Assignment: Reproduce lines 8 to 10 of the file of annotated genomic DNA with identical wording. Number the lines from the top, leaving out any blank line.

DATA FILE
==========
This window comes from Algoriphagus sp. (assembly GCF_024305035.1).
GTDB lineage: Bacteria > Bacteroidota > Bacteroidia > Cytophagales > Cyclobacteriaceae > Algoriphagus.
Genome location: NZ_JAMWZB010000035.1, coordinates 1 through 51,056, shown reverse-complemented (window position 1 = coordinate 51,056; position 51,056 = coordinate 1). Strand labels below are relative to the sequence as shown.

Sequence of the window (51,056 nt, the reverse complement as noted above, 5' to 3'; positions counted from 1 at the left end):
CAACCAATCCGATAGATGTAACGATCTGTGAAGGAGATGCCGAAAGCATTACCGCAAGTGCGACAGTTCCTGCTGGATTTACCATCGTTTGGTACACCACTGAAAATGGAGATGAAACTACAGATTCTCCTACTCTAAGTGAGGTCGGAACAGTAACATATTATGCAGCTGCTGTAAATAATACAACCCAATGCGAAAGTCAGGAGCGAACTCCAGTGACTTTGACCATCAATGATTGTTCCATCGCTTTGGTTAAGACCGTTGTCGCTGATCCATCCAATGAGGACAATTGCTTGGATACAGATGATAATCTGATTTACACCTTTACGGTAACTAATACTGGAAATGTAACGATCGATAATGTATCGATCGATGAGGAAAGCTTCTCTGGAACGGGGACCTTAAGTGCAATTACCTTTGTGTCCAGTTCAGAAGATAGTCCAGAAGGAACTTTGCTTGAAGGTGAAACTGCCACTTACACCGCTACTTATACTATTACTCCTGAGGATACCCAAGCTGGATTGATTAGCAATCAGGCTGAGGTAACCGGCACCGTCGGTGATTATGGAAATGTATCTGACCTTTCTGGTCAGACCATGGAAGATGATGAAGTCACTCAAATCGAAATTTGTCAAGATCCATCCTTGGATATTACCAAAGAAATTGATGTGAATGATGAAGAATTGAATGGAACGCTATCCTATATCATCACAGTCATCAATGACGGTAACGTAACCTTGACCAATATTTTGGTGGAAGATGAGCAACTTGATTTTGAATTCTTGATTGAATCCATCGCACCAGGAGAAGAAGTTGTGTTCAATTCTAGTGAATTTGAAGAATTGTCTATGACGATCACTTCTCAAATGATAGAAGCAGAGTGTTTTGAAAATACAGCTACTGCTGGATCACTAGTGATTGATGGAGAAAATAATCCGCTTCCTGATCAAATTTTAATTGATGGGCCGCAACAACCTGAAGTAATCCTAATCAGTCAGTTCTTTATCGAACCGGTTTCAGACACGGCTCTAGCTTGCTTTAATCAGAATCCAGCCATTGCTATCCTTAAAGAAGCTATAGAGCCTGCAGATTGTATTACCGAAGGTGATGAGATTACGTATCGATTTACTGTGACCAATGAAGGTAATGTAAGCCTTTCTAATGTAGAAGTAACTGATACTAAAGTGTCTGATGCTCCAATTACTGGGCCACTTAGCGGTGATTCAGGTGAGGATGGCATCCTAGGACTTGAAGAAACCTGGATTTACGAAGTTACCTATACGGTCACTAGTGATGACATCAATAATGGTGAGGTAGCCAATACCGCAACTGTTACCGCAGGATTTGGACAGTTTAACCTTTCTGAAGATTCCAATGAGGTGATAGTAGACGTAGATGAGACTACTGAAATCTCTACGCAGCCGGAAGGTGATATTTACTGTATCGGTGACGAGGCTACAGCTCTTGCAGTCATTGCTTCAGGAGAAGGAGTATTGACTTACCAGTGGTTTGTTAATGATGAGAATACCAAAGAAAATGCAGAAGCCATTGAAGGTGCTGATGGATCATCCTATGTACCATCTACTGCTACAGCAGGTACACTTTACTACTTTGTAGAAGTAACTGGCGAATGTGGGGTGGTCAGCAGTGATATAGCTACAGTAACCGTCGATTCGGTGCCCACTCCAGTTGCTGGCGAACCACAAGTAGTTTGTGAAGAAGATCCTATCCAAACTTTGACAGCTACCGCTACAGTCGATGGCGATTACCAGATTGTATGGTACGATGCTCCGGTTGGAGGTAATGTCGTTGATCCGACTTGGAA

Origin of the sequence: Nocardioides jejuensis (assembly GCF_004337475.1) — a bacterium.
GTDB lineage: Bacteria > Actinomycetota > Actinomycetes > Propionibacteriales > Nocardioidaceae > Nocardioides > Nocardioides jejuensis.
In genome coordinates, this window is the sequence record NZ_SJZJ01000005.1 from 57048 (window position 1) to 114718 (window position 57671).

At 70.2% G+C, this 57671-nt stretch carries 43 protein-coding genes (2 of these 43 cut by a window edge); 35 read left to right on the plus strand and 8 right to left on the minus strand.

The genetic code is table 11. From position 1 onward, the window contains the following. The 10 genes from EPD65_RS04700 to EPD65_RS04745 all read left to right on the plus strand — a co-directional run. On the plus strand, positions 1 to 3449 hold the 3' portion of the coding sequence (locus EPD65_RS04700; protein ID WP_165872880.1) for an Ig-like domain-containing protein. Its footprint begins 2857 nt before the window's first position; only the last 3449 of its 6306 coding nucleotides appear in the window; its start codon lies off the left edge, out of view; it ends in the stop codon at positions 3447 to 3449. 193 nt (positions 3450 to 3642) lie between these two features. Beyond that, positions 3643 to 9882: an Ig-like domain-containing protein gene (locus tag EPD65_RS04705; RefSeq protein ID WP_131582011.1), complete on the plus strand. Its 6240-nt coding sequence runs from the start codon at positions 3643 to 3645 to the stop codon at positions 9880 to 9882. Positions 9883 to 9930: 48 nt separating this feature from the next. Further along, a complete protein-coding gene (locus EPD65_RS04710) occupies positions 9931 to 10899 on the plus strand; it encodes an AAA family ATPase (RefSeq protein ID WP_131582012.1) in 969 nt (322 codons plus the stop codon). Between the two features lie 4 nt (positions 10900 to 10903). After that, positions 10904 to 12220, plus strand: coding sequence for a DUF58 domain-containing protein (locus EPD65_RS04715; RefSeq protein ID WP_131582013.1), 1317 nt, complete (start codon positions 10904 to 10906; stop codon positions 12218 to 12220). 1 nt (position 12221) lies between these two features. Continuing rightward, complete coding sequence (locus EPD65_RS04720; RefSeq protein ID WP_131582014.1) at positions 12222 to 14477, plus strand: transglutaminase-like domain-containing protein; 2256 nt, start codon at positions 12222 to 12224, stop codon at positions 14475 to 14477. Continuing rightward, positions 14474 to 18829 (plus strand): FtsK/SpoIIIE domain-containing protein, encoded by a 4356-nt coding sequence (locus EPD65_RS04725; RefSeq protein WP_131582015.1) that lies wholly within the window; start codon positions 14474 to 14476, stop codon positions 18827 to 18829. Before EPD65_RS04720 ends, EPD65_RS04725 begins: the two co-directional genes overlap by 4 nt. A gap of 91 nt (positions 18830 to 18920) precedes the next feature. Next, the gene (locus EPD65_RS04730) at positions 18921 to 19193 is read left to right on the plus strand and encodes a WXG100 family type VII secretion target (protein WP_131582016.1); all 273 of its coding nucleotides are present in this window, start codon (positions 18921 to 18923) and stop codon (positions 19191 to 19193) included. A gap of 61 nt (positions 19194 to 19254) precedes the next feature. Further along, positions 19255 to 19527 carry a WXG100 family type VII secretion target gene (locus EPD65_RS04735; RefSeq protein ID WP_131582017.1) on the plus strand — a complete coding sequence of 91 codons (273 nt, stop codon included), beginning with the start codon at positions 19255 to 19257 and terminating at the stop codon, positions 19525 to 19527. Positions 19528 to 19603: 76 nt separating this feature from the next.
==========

In genome coordinates, this window is the sequence record NZ_SJZJ01000005.1 from 57048 (window position 1) to 114718 (window position 57671).

At 70.2% G+C, this 57671-nt stretch carries 43 protein-coding genes (2 of these 43 cut by a window edge); 35 read left to right on the plus strand and 8 right to left on the minus strand.

The genetic code is table 11. From position 1 onward, the window contains the following. The 10 genes from EPD65_RS04700 to EPD65_RS04745 all read left to right on the plus strand — a co-directional run. On the plus strand, positions 1 to 3449 hold the 3' portion of the coding sequence (locus EPD65_RS04700; protein ID WP_165872880.1) for an Ig-like domain-containing protein. Its footprint begins 2857 nt before the window's first position; only the last 3449 of its 6306 coding nucleotides appear in the window; its start codon lies off the left edge, out of view; it ends in the stop codon at positions 3447 to 3449. 193 nt (positions 3450 to 3642) lie between these two features. Beyond that, positions 3643 to 9882: an Ig-like domain-containing protein gene (locus tag EPD65_RS04705; RefSeq protein ID WP_131582011.1), complete on the plus strand. Its 6240-nt coding sequence runs from the start codon at positions 3643 to 3645 to the stop codon at positions 9880 to 9882. Positions 9883 to 9930: 48 nt separating this feature from the next. Further along, a complete protein-coding gene (locus EPD65_RS04710) occupies positions 9931 to 10899 on the plus strand; it encodes an AAA family ATPase (RefSeq protein ID WP_131582012.1) in 969 nt (322 codons plus the stop codon). Between the two features lie 4 nt (positions 10900 to 10903). After that, positions 10904 to 12220, plus strand: coding sequence for a DUF58 domain-containing protein (locus EPD65_RS04715; RefSeq protein ID WP_131582013.1), 1317 nt, complete (start codon positions 10904 to 10906; stop codon positions 12218 to 12220). 1 nt (position 12221) lies between these two features. Continuing rightward, complete coding sequence (locus EPD65_RS04720; RefSeq protein ID WP_131582014.1) at positions 12222 to 14477, plus strand: transglutaminase-like domain-containing protein; 2256 nt, start codon at positions 12222 to 12224, stop codon at positions 14475 to 14477. Continuing rightward, positions 14474 to 18829 (plus strand): FtsK/SpoIIIE domain-containing protein, encoded by a 4356-nt coding sequence (locus EPD65_RS04725; RefSeq protein WP_131582015.1) that lies wholly within the window; start codon positions 14474 to 14476, stop codon positions 18827 to 18829. Before EPD65_RS04720 ends, EPD65_RS04725 begins: the two co-directional genes overlap by 4 nt. A gap of 91 nt (positions 18830 to 18920) precedes the next feature. Next, the gene (locus EPD65_RS04730) at positions 18921 to 19193 is read left to right on the plus strand and encodes a WXG100 family type VII secretion target (protein WP_131582016.1); all 273 of its coding nucleotides are present in this window, start codon (positions 18921 to 18923) and stop codon (positions 19191 to 19193) included. A gap of 61 nt (positions 19194 to 19254) precedes the next feature. Further along, positions 19255 to 19527 carry a WXG100 family type VII secretion target gene (locus EPD65_RS04735; RefSeq protein ID WP_131582017.1) on the plus strand — a complete coding sequence of 91 codons (273 nt, stop codon included), beginning with the start codon at positions 19255 to 19257 and terminating at the stop codon, positions 19525 to 19527. Positions 19528 to 19603: 76 nt separating this feature from the next.